Well over one hundred publishers and vendors responded to the appeal. The ICOLC relied on crowd sourcing to pull together the list of titles with expanded or free access. Many scholarly publishers lifted some of the stiff restrictions on accessing their content, but sorting out what was freely available was another matter. The result was an extensive, but ultimately difficult-to-navigate list that would be more likely to overwhelm users before they would find it helpful.
“Without some coordination on our part, it would be easy for library users to miss out on being able to take advantage of these resources,” says Paon. “With publishers responding in different ways to the ICOLC appeal, we had to look at each offer individually and curate a list for the Dalhousie audience.”
In addition to the crowd-sourced ICOLC list, there were offers from publishers coming in via the Council of Atlantic University Libraries (CAUL) and directly to the Resources department of the Dal Libraries.
Next, some of the librarians and Resources staff got together and did what librarians and libraries do best — organize information. “We created an internal spreadsheet, adding titles as the information came in, which at that time, was fast and furious,” says Sarah Stevenson, Associate Dean Planning and Head of the Killam Memorial Library. “Then we developed a LibGuide for our users, and David Ryan (MLIS, 2008), a library assistant at the Sexton Library, helped to further organize the content into something our users could digest and use.” LibGuide is the term used for the online library guides created by librarians, compiling the best resources on a given topic into one guide.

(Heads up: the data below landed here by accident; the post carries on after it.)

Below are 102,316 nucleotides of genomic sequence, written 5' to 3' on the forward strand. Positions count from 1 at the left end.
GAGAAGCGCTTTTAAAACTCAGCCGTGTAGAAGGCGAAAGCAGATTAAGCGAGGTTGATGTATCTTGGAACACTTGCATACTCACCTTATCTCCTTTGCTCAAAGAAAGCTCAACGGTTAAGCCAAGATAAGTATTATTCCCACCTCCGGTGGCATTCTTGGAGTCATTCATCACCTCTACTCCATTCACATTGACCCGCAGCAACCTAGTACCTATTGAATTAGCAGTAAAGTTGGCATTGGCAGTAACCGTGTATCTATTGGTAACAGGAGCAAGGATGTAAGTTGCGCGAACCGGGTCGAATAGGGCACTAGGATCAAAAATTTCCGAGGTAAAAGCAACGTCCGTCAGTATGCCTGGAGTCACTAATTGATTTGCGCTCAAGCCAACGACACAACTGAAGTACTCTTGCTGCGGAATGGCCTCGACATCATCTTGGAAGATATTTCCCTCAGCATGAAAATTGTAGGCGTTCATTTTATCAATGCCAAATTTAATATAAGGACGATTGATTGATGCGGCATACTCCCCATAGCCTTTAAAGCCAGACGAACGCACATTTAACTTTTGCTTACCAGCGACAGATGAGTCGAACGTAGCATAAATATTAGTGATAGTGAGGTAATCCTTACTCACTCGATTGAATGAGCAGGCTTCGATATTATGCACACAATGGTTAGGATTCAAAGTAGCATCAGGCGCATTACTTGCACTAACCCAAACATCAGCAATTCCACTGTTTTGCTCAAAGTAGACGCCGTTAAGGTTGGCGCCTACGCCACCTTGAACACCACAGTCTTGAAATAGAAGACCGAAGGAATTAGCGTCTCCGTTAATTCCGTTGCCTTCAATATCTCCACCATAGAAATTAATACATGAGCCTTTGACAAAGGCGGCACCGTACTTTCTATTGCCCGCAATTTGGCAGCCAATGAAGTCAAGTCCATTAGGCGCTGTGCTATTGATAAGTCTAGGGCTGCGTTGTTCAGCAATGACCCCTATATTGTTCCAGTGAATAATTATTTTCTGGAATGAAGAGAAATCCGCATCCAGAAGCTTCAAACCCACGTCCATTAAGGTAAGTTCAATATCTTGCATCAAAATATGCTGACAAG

The resulting LibGuide is called Temporary Access to Additional Scholarly Resources During COVID-19. It untangles the complicated business of understanding what exactly is on offer from each publisher. The LibGuide divides the content into four categories: totally open resources that are available to anyone, eResources that are available only to the Dalhousie community over and above current subscriptions, standards, and courseware.
“The new LibGuide features all of the publishers we know of, what aspect of their collection is now available as a temporary free resource, and when that access is currently scheduled to end,” says Ryan, who spent a couple of weeks wrangling the content into an organized LibGuide. Ryan also spent time adding the Dal Libraries’ “Ezproxy” link to URLs where applicable, ensuring that off-campus users not logging in through the VPN would be able to access the various resources.
The LibGuide, which covers many disciplines, also has a tab linking to a LibGuide on COVID-19 research, which is an ongoing compilation by Robin Parker, a librarian whose subject specialties include family medicine, surgery, and internal medicine.
“This LibGuide is constantly evolving,” says Paon. “We’re updating it as soon as we hear of another offer, and removing content when access has expired. We’re very thankful that the ICOLC made this appeal and that so many publishers responded responsibly. It was a big job to sort out these resources but it was important that we took the time to do that. Every little bit that we can do for our users at this time helps.”